[1] Doris Kearns Goodwin, Team of Rivals: The Political Genius of Abraham Lincoln, (New York: Simon and Schuster, 2005), p. 648.

[2] Ibid., 662.

[3] Alexander Kelly McClure, Old Time Notes of Pennsylvania (Philadelphia: The John C. Winston Company, 1905),p.153-154

Posted in Civil War, Government, Hidden collections | Leave a comment

Your Brother in Arms; Civil War Book Lecture and Signing

As the Civil War Sesquicentennial enters its fourth year, the anniversary continues to afford us opportunities to reflect on one of our nation’s most storied wars.

Next Thursday evening, May 15, 2014 from 6pm-8pm, the Detre Library & Archives will host a Lecture, Q&A, and Book Signing with Robert C. Plumb, author of Your Brother in Arms: A Union Soldier’s Odyssey.


Your Brother in Arms Cover

Cover of Your Brother in Arms: A Union Soldier’s Odyssey

Your Brother in Arms chronicles the wartime experiences of Pittsburgh native George P. McClelland during the course of his service with the 155th Pennsylvania Infantry. Mr. Plumb invites his readers to follow McClelland’s journey from the soldier’s enlistment in Pittsburgh to his place on the battlefield of Five Forks, Va. The core of Mr. Plumb’s sources for Your Brother in Arms is a collection of letters handwritten by McClelland and sent home to family throughout the Civil War. These letters organically reflect McClelland’s tour of service with the 155th Pennsylvania, including the battlefields of Fredericksburg, Chancellorsville, Gettysburg, Spotsylvania Court House, and Petersburg.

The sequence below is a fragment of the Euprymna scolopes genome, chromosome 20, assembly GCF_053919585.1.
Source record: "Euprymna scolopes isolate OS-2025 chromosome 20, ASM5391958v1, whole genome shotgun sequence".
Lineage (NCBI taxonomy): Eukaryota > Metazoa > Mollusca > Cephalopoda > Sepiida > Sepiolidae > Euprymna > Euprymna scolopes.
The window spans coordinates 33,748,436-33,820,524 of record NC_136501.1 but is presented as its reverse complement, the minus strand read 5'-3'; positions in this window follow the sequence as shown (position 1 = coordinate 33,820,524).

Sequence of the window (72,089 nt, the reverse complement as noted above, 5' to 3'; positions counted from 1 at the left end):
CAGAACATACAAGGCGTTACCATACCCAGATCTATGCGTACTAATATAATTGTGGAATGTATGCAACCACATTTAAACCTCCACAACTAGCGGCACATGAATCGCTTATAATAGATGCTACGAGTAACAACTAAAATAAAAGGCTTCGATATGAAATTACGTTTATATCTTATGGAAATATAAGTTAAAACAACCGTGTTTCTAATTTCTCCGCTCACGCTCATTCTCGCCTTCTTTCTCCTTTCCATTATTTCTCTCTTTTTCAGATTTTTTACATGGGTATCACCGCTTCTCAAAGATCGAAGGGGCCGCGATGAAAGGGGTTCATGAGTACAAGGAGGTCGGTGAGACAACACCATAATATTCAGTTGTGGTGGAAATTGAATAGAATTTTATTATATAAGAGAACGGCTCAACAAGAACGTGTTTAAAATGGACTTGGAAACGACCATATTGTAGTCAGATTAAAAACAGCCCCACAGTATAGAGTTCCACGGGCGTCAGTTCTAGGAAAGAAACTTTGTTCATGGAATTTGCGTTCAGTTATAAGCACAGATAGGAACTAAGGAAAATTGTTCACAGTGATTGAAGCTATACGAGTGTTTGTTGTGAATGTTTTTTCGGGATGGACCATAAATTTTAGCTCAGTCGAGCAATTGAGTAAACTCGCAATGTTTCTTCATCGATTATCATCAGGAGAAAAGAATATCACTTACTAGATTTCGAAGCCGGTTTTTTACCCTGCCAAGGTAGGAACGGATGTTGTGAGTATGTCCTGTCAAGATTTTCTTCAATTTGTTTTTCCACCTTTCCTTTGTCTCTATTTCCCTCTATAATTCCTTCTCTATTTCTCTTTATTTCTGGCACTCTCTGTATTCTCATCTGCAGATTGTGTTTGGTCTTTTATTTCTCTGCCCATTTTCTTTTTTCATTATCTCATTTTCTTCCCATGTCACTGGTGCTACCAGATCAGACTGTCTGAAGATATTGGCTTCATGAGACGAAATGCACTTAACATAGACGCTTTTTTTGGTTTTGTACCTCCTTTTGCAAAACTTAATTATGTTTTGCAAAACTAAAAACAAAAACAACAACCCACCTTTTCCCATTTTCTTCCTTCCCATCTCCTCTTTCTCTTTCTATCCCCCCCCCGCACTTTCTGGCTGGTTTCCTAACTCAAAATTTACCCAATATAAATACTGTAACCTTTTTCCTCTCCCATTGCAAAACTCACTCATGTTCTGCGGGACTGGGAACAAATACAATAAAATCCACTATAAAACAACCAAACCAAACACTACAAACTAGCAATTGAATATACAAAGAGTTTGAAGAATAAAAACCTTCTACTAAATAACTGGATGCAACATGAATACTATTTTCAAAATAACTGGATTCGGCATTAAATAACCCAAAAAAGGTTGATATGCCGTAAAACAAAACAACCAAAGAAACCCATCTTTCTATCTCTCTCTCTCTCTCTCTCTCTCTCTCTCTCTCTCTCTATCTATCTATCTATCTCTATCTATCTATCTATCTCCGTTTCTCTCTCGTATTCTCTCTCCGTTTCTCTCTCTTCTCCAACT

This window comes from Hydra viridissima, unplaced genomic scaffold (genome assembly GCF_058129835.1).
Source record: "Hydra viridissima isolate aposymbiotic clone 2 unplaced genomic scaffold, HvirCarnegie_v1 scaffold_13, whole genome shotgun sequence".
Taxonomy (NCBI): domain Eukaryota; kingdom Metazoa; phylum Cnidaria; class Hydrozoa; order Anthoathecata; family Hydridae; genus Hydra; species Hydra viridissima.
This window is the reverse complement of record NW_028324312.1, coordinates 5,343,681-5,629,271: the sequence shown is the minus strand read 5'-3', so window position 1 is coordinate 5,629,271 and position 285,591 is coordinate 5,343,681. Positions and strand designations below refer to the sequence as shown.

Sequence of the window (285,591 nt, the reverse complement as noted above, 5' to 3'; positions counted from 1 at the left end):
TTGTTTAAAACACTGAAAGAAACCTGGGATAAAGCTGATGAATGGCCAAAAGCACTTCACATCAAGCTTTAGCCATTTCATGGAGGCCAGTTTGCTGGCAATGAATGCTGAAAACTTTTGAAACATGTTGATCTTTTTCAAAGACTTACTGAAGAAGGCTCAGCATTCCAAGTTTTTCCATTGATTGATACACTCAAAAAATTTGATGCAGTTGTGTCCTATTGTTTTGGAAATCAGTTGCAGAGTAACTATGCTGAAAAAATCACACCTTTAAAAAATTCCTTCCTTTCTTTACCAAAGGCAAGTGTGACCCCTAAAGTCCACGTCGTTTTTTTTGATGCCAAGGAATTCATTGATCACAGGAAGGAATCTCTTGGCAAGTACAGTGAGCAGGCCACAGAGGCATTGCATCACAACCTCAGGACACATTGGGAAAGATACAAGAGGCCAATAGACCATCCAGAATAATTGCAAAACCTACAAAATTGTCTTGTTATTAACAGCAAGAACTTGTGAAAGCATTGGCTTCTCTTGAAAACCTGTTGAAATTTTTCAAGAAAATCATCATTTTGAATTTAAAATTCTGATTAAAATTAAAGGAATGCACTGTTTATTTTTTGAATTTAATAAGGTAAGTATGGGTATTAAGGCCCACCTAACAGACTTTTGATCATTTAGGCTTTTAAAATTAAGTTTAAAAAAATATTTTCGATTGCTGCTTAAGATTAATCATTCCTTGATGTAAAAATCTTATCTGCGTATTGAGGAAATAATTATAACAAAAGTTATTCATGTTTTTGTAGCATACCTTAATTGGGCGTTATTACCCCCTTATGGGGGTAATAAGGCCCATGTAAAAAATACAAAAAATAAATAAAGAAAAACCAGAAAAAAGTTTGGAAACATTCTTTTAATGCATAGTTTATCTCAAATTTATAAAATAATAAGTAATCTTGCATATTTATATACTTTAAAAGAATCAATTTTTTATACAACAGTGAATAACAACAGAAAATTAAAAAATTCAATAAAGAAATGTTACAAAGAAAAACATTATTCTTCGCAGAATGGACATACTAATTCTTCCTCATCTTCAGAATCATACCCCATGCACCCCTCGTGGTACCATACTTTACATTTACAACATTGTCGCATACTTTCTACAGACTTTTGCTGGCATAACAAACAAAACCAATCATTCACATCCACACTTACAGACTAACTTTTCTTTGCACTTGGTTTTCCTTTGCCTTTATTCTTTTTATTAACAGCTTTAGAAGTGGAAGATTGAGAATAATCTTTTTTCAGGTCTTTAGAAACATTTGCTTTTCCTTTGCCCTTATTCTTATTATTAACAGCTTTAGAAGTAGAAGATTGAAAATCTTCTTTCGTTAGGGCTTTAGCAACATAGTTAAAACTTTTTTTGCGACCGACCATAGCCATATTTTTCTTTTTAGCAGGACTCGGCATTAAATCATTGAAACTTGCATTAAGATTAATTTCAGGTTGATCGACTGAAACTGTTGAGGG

Never before published, McClelland’s letters contain fascinating and insightful glimpses into camp life, battlefield conditions, and other wartime reflections. With this book, Plumb explores the daily experiences of one soldier within the larger account of the Civil War. In so doing, Mr. Plumb has crafted a nuanced perspective on one of our nation’s most brutal conflicts.

Robert C. Plumb has spoken throughout the Washington, D.C. area about his book and has participated in related interviews and events in Maryland, Missouri, New York, Pennsylvania and Virginia. Prior to his work on Your Brother in Arms, Mr. Plumb was an executive with Fannie Mae and General Electric.

Admission to this program is free. Refreshments will be provided. Copies of Your Brother in Arms will be available for purchase at the event for $25.

Those interested in attending this program are asked to RSVP to library@heinzhistorycenter.org or 412-454-6364.


Posted in Civil War, History Center Events | Leave a comment